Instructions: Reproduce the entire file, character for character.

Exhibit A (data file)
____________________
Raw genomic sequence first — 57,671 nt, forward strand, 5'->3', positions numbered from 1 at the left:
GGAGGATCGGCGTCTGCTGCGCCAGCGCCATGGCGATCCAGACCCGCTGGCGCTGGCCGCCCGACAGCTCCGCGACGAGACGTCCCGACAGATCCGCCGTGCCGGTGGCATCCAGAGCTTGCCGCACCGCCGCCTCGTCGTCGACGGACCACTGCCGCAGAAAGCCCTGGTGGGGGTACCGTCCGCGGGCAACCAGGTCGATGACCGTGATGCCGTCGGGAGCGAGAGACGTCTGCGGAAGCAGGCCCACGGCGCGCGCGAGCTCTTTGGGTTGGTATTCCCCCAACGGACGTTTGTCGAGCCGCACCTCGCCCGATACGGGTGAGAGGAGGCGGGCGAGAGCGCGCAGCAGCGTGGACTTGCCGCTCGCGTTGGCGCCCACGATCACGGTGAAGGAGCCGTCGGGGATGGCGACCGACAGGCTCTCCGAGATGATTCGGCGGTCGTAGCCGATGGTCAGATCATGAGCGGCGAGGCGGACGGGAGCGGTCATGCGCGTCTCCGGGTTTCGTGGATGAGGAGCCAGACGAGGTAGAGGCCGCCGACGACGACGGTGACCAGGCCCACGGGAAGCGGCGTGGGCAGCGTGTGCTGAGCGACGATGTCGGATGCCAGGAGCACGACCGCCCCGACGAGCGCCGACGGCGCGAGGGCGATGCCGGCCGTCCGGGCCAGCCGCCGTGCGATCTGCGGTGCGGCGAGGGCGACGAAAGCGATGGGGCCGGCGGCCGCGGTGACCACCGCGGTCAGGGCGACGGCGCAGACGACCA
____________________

Raw genomic sequence first — 57,671 nt, forward strand, 5'->3', positions numbered from 1 at the left:
GGAGGATCGGCGTCTGCTGCGCCAGCGCCATGGCGATCCAGACCCGCTGGCGCTGGCCGCCCGACAGCTCCGCGACGAGACGTCCCGACAGATCCGCCGTGCCGGTGGCATCCAGAGCTTGCCGCACCGCCGCCTCGTCGTCGACGGACCACTGCCGCAGAAAGCCCTGGTGGGGGTACCGTCCGCGGGCAACCAGGTCGATGACCGTGATGCCGTCGGGAGCGAGAGACGTCTGCGGAAGCAGGCCCACGGCGCGCGCGAGCTCTTTGGGTTGGTATTCCCCCAACGGACGTTTGTCGAGCCGCACCTCGCCCGATACGGGTGAGAGGAGGCGGGCGAGAGCGCGCAGCAGCGTGGACTTGCCGCTCGCGTTGGCGCCCACGATCACGGTGAAGGAGCCGTCGGGGATGGCGACCGACAGGCTCTCCGAGATGATTCGGCGGTCGTAGCCGATGGTCAGATCATGAGCGGCGAGGCGGACGGGAGCGGTCATGCGCGTCTCCGGGTTTCGTGGATGAGGAGCCAGACGAGGTAGAGGCCGCCGACGACGACGGTGACCAGGCCCACGGGAAGCGGCGTGGGCAGCGTGTGCTGAGCGACGATGTCGGATGCCAGGAGCACGACCGCCCCGACGAGCGCCGACGGCGCGAGGGCGATGCCGGCCGTCCGGGCCAGCCGCCGTGCGATCTGCGGTGCGGCGAGGGCGACGAAAGCGATGGGGCCGGCGGCCGCGGTGACCACCGCGGTCAGGGCGACGGCGCAGACGACCA